Learning Radiology xray montage

Osteoma of the Paranasal Sinus


General Considerations

  • Most common tumor of the paranasal sinuses
  • Most frequently seen in the frontal and ethmoid sinuses
  • Benign tumor of membranous bone consisting of dense, compact bone
  • Majority of paranasal osteomas are discovered serendipitously
  • In the skull, they usually arise from the outer table

Clinical Findings

  • Most are asymptomatic
  • Rarely, large osteoma in the frontal or ethmoid region may displace globe forward and cause proptosis
  • Obstruction of a sinus ostium may lead to infection or formation of a mucocele
  • Very rarely, an osteoma may erode through the dura leading to cerebrospinal fluid rhinorrhea or intracranial infection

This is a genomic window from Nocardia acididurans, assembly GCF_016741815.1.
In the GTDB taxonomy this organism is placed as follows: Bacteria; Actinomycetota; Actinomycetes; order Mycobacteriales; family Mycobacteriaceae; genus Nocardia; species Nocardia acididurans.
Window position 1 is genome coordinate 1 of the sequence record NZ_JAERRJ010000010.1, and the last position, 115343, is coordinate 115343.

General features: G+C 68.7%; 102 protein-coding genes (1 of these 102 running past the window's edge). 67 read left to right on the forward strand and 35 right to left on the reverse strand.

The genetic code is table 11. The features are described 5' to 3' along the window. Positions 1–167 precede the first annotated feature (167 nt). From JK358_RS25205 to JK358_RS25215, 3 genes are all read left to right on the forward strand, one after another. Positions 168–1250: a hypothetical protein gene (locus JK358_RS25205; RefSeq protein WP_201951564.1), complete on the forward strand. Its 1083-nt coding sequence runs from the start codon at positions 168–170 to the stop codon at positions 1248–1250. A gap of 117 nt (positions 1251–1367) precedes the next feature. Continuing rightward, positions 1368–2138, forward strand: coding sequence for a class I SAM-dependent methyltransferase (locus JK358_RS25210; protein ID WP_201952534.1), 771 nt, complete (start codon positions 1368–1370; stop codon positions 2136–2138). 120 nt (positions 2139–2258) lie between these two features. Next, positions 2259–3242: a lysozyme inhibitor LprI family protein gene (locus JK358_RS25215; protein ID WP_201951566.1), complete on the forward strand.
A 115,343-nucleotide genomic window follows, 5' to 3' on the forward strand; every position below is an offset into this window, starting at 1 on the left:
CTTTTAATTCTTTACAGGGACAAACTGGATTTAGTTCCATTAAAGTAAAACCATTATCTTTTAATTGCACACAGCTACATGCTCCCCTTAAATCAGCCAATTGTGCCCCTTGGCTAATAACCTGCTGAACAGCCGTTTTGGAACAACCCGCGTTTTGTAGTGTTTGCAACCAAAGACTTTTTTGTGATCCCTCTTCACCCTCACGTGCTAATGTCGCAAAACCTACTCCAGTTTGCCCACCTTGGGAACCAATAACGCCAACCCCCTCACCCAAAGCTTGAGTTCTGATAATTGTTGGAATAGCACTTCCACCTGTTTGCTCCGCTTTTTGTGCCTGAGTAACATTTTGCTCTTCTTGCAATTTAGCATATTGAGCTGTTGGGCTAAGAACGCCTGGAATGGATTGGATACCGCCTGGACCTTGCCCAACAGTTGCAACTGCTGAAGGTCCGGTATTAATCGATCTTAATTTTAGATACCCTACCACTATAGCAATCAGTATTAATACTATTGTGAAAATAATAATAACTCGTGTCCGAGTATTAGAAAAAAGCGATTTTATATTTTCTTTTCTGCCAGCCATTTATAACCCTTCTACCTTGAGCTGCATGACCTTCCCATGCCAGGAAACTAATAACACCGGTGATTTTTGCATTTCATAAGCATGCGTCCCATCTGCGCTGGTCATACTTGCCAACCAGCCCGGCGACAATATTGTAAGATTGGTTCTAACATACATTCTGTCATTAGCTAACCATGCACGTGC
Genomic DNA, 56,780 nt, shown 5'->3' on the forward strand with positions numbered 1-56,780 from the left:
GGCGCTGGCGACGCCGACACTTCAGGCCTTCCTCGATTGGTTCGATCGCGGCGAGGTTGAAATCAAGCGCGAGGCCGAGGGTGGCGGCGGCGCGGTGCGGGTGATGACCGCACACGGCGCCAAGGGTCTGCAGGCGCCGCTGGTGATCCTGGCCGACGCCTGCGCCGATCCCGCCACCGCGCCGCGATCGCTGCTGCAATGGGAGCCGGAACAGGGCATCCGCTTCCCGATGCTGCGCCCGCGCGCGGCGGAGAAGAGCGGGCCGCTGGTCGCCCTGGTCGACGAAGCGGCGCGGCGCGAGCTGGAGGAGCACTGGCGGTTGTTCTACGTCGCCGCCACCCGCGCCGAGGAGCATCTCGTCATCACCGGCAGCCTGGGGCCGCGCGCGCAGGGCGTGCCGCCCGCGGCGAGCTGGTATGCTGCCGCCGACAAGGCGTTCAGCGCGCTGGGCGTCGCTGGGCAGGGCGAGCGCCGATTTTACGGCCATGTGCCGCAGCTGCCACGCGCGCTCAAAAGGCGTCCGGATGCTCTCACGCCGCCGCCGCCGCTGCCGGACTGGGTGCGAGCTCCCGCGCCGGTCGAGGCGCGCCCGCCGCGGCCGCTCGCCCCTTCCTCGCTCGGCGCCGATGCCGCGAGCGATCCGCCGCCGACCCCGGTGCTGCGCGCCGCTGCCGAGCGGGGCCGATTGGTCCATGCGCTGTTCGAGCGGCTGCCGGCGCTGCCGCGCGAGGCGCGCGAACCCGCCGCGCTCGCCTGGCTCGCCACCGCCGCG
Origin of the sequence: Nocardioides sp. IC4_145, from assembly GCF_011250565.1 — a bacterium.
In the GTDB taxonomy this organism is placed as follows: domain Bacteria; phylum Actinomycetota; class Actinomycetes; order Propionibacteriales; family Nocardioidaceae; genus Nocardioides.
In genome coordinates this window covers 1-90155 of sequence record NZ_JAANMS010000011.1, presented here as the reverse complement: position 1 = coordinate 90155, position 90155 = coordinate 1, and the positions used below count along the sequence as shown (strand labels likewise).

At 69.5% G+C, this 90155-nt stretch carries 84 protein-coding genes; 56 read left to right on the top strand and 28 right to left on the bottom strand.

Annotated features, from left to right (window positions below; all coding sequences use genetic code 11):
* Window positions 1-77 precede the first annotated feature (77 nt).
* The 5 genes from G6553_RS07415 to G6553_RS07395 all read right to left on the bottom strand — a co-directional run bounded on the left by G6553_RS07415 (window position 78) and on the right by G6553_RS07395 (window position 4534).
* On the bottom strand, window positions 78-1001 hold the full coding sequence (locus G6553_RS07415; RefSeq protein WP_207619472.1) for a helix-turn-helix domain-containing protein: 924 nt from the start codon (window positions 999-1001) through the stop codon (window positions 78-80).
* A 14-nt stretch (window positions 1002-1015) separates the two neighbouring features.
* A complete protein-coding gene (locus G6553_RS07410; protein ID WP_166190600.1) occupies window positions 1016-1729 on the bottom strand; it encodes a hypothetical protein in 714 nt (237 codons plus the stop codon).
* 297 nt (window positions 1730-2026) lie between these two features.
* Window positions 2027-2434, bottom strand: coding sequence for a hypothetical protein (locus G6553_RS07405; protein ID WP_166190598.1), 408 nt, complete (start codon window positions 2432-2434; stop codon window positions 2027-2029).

Imaging Findings

  • Well-circumscribed, sharply-marginated round and very dense lesions usually less than 2 cm in size
  • Usually grow into the sinus
  • Multiple paranasal osteomas are found in Gardner’s syndrome
    • Multiple osteoma of the mandible and maxilla, along with the frontal, sphenoid and ethmoid sinuses, rarely the long bones or phalanges
    • Cutaneous and soft tissue tumors
    • Association between colonic polyps with a predilection to malignant degeneration


Osteoma of the Frontal Sinus. Two frontal views of the skull demonstrate an incidental rounded, sclerotic lesion growing into the right frontal sinus (white arrows).